Wednesday, September 26, 2012

An interesting idea

The Guerrilla Grafters are a group of botanical dissidents who are covertly grafting branches of fruit trees onto ornamental trees in SF.

"There’s a group of gardeners in San Francisco that are spreading organic graffiti across the city. How? By grafting branches from fruit trees onto ornamental trees that have been planted along sidewalks and in parks.
They are using a very simple tongue in groove splice that’s held together with annotated electrical tape. Good luck to them."
Info from BoingBoing:

Wednesday, September 5, 2012

Summer Culinary Delights

During the hot days of August and September, the tomato harvest becomes a daunting task as Sweet Tomato and I try to use tomatoes into nearly every meal we enjoy.  Here are two easy and really good recipes.  And of course, they use tomatoes.

Tomato Frittata

I make frittatas all of the time.  I generally cook them as a way to use up left overs.  If you get creative, there isn’t much in the left over category that can’t be used in a frittata.  Here is a recipe that relies on the San Marzano Redorta.  The San Marzano Redorta is a wonderful plum heirloom tomato from Italy.  It is large and meaty with little or no internal liquid.  It is great for pizzas and frittatas because as it heats up in the oven, the tomato does not cook out much liquid. This means you can use these tomatoes fresh off the vine without roasting or drying them first.

Mix 6 to 10 eggs in a bowl.  The amount of eggs depends upon how much frittata you want.  If you have some cream, add a tablespoon or two.  If not, don’t worry it is not required.  Add salt and pepper to the eggs and wisk the eggs until combined.  You will need an oven safe skillet.  I use a 12 inch skillet that has a normal metal body. Many recipes tell you to use a non-stick skillet, but I have never felt comfortable putting non-stick skillets in the oven.  I have more cleanup afterward, but other than that, a regular metal skillet works just fine.

Heat olive oil in the skillet.  Add some course chopped garlic and some thin sliced onions.  I use a lot of garlic, probably more than you or most normal people would, so use an amount of garlic you are comfortable with.  The key thing here is not to let it burn.  If you let your garlic burn, throw it out and start over.  Burnt garlic is nasty.  Add the onions.  I use sweet or red onions (whatever I have at the time – I am not picky) and sometimes use green onions if that is all I have.  After the onions have begun to caramelize, add the eggs to the skillet.  This next part gets a little tricky and takes practice.  Stir the eggs over medium heat as if you were making scrambled eggs.  I have this really nifty non-stick spatula that lets me move the eggs around in the skillet so they cook evenly.  If you let the eggs just set there, they will burn on the bottom and be runny on top.  Once you get to a consistency that is just short of true scramble eggs, remove the skillet from the heat.  The eggs should be runny, but just starting to get some solid egg chunks.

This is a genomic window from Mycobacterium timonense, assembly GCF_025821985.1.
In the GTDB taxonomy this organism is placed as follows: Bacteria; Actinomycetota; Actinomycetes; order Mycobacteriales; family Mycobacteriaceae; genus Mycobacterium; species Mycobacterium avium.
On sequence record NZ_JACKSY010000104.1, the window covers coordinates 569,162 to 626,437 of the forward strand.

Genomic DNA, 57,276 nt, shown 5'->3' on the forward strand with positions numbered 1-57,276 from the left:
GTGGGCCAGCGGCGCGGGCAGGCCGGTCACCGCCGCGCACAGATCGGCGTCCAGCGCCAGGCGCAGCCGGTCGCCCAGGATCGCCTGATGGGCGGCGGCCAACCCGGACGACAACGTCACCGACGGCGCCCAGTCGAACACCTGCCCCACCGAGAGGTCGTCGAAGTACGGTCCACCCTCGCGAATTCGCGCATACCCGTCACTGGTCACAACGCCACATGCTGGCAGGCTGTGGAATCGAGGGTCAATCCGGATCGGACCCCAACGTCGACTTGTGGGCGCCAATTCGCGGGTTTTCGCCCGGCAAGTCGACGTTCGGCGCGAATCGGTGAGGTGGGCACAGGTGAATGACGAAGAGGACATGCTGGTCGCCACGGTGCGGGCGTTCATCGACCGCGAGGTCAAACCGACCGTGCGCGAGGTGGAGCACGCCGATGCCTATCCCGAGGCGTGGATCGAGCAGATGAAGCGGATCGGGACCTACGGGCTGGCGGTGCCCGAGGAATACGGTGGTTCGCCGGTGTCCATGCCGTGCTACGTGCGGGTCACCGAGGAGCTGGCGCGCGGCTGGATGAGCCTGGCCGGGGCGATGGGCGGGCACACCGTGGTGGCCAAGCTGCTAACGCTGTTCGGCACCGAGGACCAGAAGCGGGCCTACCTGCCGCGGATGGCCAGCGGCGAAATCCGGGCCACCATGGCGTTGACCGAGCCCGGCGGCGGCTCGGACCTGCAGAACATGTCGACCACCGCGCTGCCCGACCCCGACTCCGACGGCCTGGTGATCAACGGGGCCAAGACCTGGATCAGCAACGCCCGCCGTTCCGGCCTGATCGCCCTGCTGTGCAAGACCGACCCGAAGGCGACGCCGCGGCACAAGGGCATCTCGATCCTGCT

Now cover the frittata with sliced San Marzano Redorta tomatoes.  The tomato slices should be about a quarter of an inch thick.  Tomato slices with skin should be put on the frittata skin side down.  I forgot to tell you to heat your oven to 350 degrees, so go do that now.  When the oven is at 350 degrees, put the frittata in for 8 to 10 minutes.  The eggs should be cooked through, but the tomatoes are just beginning to cook.  You can remove the frittata at this point, let it cool and eat it out of the skillet or move it to a platter. 

However, if you want to “kick it up a notch”, set the oven rack just under the broiler and turn your oven to broil.  Sprinkle parmesan over the frittata.  If I am really enterprising, I will roast some panko bread crumbs in a little bit of butter and then sprinkle them on the frittata along with the parmesan.  Place the frittata under the broiler. 


Broiling the frittata can take 30 seconds to a minute or so.  Leave the oven open and watch the frittata. The parmesan (and bread crumbs) should be browned, but not blackened.  You may have to move/turn the skillet while it is under the broiler to brown the top evenly.  Here is what the end product looks like.

A few other tips.  Salt and pepper the finished frittata to taste.  If you have any left over marinara, ladling some over the frittata is a great addition.  And for those of you who think you have asbestos fingers, use oven mitts when handling the skillet.  It is tough to eat frittata with burnt fingers.

Tomatoes with Grapes, Figs, Asiago Cheese, Sausage and Lettuce

This one is really easy.  Spread some lettuce onto a platter. We use garden lettuce or the store bought packages.  Both seem to work equally as well.  Layer with sliced fresh garden tomatoes.  If you don’t have quality heirloom, fresh, garden tomatoes, this will not be nearly as good. Spread some grapes and figs around the platter.  Add some thinly sliced cooked sausage.  We use sweet Italian sausage generally of the left over variety.  Use a cheese peeler to create some thin slices of Asiago.  Drizzle with extra virgin olive oil.  We generally have a few slices of crusty bread as well, and of course some wine.

The tomatoes and figs were picked from our garden that day.  I defy anyone to be able to order a salad like this at any restaurant!